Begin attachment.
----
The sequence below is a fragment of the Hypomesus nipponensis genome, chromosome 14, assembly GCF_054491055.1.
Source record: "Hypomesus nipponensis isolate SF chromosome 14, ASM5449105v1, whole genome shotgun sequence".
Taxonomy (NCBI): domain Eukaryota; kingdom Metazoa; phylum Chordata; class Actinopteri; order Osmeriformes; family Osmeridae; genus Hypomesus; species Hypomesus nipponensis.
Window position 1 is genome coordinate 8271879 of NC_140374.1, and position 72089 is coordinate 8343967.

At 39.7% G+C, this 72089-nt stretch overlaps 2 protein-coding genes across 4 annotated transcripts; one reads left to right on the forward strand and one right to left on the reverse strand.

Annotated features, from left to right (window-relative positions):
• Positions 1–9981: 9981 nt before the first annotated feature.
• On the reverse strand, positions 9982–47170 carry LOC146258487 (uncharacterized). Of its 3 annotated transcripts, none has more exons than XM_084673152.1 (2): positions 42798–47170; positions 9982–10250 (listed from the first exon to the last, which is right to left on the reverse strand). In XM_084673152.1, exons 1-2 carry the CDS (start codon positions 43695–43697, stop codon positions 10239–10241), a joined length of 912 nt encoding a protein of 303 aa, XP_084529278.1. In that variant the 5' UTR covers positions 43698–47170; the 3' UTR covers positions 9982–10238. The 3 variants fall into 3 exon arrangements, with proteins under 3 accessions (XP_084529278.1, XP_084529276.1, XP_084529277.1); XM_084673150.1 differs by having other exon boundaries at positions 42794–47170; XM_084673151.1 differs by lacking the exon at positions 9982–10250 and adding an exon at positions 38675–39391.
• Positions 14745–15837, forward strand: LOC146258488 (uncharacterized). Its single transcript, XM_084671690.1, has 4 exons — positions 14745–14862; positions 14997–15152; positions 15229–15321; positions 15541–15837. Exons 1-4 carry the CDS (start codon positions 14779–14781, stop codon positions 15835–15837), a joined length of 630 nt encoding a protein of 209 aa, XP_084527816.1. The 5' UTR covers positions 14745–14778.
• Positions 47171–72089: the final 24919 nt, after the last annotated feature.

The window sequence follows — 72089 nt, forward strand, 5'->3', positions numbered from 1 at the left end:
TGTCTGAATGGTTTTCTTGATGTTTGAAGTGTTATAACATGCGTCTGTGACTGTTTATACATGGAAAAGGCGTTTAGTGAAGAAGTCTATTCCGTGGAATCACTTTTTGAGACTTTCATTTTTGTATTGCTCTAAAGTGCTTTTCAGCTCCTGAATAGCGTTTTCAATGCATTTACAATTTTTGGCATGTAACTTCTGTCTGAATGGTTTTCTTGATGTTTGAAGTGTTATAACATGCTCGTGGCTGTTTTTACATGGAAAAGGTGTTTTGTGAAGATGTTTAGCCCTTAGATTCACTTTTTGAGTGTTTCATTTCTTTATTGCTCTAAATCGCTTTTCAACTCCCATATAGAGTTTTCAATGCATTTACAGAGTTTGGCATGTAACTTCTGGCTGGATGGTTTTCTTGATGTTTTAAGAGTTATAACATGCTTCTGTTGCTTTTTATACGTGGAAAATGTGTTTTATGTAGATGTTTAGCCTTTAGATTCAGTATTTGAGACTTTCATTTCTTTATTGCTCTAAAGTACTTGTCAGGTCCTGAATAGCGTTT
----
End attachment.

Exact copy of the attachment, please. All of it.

The sequence below is a fragment of the Hypomesus nipponensis genome, chromosome 14, assembly GCF_054491055.1.
Source record: "Hypomesus nipponensis isolate SF chromosome 14, ASM5449105v1, whole genome shotgun sequence".
Taxonomy (NCBI): domain Eukaryota; kingdom Metazoa; phylum Chordata; class Actinopteri; order Osmeriformes; family Osmeridae; genus Hypomesus; species Hypomesus nipponensis.
Window position 1 is genome coordinate 8271879 of NC_140374.1, and position 72089 is coordinate 8343967.

At 39.7% G+C, this 72089-nt stretch overlaps 2 protein-coding genes across 4 annotated transcripts; one reads left to right on the forward strand and one right to left on the reverse strand.

Annotated features, from left to right (window-relative positions):
• Positions 1–9981: 9981 nt before the first annotated feature.
• On the reverse strand, positions 9982–47170 carry LOC146258487 (uncharacterized). Of its 3 annotated transcripts, none has more exons than XM_084673152.1 (2): positions 42798–47170; positions 9982–10250 (listed from the first exon to the last, which is right to left on the reverse strand). In XM_084673152.1, exons 1-2 carry the CDS (start codon positions 43695–43697, stop codon positions 10239–10241), a joined length of 912 nt encoding a protein of 303 aa, XP_084529278.1. In that variant the 5' UTR covers positions 43698–47170; the 3' UTR covers positions 9982–10238. The 3 variants fall into 3 exon arrangements, with proteins under 3 accessions (XP_084529278.1, XP_084529276.1, XP_084529277.1); XM_084673150.1 differs by having other exon boundaries at positions 42794–47170; XM_084673151.1 differs by lacking the exon at positions 9982–10250 and adding an exon at positions 38675–39391.
• Positions 14745–15837, forward strand: LOC146258488 (uncharacterized). Its single transcript, XM_084671690.1, has 4 exons — positions 14745–14862; positions 14997–15152; positions 15229–15321; positions 15541–15837. Exons 1-4 carry the CDS (start codon positions 14779–14781, stop codon positions 15835–15837), a joined length of 630 nt encoding a protein of 209 aa, XP_084527816.1. The 5' UTR covers positions 14745–14778.
• Positions 47171–72089: the final 24919 nt, after the last annotated feature.

The window sequence follows — 72089 nt, forward strand, 5'->3', positions numbered from 1 at the left end:
TGTCTGAATGGTTTTCTTGATGTTTGAAGTGTTATAACATGCGTCTGTGACTGTTTATACATGGAAAAGGCGTTTAGTGAAGAAGTCTATTCCGTGGAATCACTTTTTGAGACTTTCATTTTTGTATTGCTCTAAAGTGCTTTTCAGCTCCTGAATAGCGTTTTCAATGCATTTACAATTTTTGGCATGTAACTTCTGTCTGAATGGTTTTCTTGATGTTTGAAGTGTTATAACATGCTCGTGGCTGTTTTTACATGGAAAAGGTGTTTTGTGAAGATGTTTAGCCCTTAGATTCACTTTTTGAGTGTTTCATTTCTTTATTGCTCTAAATCGCTTTTCAACTCCCATATAGAGTTTTCAATGCATTTACAGAGTTTGGCATGTAACTTCTGGCTGGATGGTTTTCTTGATGTTTTAAGAGTTATAACATGCTTCTGTTGCTTTTTATACGTGGAAAATGTGTTTTATGTAGATGTTTAGCCTTTAGATTCAGTATTTGAGACTTTCATTTCTTTATTGCTCTAAAGTACTTGTCAGGTCCTGAATAGCGTTT